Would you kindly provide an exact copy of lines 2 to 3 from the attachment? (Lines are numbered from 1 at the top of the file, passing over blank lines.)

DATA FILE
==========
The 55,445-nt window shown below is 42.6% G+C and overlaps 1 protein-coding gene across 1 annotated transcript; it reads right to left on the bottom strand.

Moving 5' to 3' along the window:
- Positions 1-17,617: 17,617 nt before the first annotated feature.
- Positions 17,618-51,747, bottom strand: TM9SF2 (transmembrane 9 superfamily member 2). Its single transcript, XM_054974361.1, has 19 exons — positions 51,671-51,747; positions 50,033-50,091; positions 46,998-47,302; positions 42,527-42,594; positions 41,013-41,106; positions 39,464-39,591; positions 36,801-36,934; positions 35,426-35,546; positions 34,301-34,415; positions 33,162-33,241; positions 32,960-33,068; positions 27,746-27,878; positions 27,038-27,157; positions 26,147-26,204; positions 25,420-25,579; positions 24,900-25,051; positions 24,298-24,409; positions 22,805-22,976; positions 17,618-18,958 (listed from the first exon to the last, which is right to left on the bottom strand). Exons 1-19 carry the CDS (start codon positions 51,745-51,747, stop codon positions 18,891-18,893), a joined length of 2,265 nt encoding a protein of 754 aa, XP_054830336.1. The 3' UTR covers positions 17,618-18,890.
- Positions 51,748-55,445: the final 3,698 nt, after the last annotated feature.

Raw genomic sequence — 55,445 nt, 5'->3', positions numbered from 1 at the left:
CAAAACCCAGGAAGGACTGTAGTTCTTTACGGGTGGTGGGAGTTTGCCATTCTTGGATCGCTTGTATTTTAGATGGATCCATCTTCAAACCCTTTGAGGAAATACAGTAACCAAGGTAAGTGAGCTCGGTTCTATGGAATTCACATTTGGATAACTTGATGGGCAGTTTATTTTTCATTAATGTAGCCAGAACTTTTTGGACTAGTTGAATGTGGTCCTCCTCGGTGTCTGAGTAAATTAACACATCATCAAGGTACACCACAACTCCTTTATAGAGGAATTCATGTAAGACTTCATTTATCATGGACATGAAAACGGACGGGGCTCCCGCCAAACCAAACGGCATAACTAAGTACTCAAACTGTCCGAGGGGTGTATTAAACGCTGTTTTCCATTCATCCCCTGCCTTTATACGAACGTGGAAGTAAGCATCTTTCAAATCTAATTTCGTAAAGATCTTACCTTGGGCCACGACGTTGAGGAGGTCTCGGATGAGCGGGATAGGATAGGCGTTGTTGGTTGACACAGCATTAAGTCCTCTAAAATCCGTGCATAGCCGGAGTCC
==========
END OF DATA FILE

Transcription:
Moving 5' to 3' along the window:
- Positions 1-17,617: 17,617 nt before the first annotated feature.